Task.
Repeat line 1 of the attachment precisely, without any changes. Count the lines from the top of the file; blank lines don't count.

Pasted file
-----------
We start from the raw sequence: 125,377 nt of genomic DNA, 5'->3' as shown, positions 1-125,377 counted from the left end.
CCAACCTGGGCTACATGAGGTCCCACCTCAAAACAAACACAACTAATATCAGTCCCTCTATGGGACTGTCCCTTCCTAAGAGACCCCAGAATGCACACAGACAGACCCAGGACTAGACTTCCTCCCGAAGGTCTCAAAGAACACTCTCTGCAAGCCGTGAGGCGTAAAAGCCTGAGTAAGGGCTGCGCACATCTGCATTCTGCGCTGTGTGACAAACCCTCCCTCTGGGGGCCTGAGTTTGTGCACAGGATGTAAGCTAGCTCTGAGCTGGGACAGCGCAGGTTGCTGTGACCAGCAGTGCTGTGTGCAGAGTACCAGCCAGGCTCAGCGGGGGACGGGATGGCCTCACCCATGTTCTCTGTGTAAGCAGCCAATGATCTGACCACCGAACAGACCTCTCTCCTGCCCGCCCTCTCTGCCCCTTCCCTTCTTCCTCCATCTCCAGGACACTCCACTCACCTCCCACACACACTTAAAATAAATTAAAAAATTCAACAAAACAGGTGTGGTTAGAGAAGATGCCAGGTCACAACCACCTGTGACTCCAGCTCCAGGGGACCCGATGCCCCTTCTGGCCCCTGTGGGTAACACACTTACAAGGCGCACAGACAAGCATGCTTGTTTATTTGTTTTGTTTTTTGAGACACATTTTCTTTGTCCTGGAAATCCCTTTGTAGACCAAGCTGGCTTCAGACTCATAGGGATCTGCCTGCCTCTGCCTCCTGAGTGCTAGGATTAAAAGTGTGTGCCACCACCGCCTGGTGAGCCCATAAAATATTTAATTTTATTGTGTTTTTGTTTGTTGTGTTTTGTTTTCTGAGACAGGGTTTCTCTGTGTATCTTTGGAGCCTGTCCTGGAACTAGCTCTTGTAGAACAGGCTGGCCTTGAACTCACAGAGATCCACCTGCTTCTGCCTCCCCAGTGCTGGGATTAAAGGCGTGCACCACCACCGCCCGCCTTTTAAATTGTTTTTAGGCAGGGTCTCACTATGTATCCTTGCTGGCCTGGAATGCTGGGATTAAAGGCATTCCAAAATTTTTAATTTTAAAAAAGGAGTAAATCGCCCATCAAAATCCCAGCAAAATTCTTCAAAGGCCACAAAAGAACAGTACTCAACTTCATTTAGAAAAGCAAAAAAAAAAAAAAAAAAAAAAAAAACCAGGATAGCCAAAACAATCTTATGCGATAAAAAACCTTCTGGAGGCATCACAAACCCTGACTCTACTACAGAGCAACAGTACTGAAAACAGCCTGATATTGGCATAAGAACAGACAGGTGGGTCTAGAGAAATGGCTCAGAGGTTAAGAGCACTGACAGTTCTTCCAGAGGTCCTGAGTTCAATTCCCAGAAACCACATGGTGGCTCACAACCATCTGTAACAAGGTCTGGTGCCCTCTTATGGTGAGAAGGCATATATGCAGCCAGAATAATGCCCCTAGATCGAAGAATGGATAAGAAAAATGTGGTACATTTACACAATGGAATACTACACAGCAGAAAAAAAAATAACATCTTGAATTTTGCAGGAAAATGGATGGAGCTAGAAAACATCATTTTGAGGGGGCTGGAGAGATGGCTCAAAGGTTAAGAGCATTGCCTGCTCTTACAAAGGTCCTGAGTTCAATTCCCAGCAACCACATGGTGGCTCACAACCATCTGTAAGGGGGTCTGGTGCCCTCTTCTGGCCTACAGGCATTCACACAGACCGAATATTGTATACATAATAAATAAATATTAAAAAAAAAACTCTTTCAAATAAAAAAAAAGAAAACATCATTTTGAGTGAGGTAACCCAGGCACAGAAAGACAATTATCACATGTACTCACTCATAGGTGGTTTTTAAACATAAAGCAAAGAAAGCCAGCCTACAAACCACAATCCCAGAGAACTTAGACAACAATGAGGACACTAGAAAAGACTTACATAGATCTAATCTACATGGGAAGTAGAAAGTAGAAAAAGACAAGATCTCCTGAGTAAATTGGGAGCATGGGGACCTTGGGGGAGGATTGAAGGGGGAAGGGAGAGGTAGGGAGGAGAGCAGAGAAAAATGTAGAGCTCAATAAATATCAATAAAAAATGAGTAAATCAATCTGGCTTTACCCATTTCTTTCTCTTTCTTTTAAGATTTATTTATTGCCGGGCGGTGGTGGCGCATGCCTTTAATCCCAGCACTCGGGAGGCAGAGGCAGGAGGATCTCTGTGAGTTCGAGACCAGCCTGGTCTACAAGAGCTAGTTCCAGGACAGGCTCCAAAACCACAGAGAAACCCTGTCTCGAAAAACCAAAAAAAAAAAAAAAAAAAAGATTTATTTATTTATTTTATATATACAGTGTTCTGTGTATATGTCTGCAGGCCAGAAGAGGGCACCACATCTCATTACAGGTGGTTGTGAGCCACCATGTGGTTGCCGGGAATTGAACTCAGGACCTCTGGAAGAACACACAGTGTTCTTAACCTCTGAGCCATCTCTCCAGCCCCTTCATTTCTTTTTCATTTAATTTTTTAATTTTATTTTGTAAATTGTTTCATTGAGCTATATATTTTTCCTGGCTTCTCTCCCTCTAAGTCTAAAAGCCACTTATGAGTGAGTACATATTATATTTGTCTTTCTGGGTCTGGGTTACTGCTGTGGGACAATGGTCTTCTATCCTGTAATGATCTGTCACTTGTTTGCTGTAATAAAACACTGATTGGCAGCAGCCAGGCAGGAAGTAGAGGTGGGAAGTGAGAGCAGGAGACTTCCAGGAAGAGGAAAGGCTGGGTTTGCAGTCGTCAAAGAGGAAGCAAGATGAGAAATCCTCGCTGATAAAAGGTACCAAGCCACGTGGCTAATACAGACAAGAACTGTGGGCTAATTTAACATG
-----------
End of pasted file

We start from the raw sequence: 125,377 nt of genomic DNA, 5'->3' as shown, positions 1-125,377 counted from the left end.